Prophecies declared are in blue, prophecies fulfilled are in red, prophecies currently being fulfilled are in green, and prophecies to be fulfilled are in orange. Bold historical context dates are from Jeff Swanson’s The Plan dating system, and dates marked (U) are Archbishop Ussher’s 1658 dating system.
** The date of this prophecy is in its referential context: the verse has been moved to the time frame of its contextual orientation.

Embody Jesus’ truth as a whole-life training

Dallas Willard.jpg

At the core of the human being is will, spirit, and heart. This core is reshaped, opening out to the reshaping of the whole life, only by engagement. First, engagement is to act with Christ in his example and his commands: “If you love me, you will keep my commandments,” he said, “and I will ask the Father, and he will give you another strengthener, to be with you forever. This is the Spirit of truth” (John 14:15–17). The engagement must come first, followed by the helper insofar as obedience is concerned; as we try, fail, and learn, we engage with the spiritual disciplines. We add whole-life training to trying. We recognize that religious business-as-usual, the recommended routine for a “good” church member, is not enough to meet the need of the human soul. The problem of life is too radical for that to be the solution. We enter into activities that are more suited to our actual life condition and that are adequate to transform the whole self under grace, allowing the intention to live the commands of Christ to pass from will to deed.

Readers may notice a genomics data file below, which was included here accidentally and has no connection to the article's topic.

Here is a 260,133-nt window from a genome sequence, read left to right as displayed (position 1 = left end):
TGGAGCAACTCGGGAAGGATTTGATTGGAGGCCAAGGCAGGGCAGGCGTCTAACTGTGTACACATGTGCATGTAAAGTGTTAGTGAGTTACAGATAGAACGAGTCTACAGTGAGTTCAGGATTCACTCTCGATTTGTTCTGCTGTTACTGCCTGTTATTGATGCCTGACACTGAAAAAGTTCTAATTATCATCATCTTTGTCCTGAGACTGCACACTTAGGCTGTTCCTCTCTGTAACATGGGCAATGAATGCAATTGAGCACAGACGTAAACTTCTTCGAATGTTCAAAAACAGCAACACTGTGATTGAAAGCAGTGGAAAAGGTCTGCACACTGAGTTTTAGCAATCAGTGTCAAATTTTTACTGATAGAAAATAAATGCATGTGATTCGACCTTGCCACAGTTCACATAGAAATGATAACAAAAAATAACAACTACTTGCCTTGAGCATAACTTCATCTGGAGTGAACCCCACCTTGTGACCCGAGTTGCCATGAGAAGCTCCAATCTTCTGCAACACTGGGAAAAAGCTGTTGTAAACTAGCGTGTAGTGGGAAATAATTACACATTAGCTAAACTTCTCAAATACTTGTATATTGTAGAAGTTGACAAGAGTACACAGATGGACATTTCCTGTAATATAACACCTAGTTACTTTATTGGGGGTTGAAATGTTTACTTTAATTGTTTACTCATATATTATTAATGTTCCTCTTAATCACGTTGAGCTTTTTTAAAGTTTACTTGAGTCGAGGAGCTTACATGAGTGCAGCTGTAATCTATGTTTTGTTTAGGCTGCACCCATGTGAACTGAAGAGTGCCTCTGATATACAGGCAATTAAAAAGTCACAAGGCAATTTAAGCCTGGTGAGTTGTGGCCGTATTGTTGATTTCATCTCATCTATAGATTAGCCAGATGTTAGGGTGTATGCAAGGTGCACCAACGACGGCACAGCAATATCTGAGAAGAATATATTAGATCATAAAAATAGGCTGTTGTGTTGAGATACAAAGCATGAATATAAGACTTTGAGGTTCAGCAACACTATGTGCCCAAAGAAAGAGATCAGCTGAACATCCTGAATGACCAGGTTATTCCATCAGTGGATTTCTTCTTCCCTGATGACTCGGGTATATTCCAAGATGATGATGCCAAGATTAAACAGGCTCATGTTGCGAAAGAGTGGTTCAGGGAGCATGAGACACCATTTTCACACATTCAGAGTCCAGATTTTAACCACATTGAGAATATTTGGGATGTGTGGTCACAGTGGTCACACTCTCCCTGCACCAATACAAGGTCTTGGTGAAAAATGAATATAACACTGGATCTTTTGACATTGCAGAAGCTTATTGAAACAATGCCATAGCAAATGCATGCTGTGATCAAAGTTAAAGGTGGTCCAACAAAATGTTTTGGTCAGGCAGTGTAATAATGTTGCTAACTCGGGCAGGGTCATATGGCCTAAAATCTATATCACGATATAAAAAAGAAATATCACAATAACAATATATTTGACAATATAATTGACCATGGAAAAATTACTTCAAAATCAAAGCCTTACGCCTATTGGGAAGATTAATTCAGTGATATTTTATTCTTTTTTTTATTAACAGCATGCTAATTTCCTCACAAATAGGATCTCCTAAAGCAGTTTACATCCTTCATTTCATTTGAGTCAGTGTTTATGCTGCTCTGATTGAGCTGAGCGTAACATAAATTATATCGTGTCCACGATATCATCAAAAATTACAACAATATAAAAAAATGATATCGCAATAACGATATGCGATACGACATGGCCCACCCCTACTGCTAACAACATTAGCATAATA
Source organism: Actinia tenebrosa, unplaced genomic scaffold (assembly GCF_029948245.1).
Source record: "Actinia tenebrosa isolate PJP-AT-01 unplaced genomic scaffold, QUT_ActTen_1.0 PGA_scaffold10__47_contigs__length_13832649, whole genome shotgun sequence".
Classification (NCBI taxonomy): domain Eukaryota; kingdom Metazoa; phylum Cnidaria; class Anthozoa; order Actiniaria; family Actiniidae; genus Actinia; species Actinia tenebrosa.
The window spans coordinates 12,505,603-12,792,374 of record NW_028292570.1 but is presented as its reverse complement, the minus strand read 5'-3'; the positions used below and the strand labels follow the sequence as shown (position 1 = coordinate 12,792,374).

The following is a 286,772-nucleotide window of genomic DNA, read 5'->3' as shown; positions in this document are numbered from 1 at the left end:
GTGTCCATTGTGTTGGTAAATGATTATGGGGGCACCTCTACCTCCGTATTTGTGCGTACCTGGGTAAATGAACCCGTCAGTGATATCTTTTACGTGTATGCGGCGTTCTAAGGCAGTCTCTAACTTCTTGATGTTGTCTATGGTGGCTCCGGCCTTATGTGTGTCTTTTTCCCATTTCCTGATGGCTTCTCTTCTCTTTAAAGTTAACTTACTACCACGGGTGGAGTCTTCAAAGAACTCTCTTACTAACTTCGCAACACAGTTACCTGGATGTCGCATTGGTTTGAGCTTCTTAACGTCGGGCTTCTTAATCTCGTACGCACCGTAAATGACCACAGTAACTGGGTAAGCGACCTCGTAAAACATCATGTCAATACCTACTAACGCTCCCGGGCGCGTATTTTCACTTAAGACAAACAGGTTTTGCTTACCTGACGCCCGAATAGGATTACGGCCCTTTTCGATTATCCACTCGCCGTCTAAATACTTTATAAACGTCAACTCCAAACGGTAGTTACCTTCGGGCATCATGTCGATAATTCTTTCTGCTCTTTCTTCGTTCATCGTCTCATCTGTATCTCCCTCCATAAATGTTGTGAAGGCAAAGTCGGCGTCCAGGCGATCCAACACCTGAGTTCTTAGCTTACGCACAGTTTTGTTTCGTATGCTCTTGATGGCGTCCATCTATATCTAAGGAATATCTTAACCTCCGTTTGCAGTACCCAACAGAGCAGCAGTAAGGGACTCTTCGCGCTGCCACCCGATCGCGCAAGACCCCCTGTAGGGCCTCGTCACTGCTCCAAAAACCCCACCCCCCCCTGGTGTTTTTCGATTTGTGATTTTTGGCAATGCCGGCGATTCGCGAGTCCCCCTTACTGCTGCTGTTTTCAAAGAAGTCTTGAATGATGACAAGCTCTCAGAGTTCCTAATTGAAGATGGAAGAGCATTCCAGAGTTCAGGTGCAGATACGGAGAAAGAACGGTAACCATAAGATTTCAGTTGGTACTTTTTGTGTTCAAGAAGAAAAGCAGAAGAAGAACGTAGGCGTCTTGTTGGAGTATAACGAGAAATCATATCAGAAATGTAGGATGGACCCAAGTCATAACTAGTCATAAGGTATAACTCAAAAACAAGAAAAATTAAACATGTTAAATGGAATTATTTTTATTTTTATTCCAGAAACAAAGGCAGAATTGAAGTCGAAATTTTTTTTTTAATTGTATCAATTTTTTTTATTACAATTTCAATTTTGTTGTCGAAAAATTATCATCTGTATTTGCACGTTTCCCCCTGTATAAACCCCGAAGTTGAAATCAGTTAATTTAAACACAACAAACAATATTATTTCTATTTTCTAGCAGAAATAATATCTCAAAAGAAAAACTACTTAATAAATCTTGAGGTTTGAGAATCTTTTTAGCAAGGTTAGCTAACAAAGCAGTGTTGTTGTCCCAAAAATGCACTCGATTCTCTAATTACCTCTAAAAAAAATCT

From The Great Omission: Reclaiming Jesus’s Essential Teachings on Discipleship. Copyright © 2006 by Dallas Willard. All rights reserved. Used with permission of HarperCollins Publishers.

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7 Ways to Teach Your Kids Respect

By JT Waresak

We live in a day where respect of others is a dying character trait. Why do we think that bullying and social media rants are so pervasive in our culture today? There’s no respect of others. Really, it’s just the opposite—most people only think of themselves. Yet, it doesn’t need to be this way.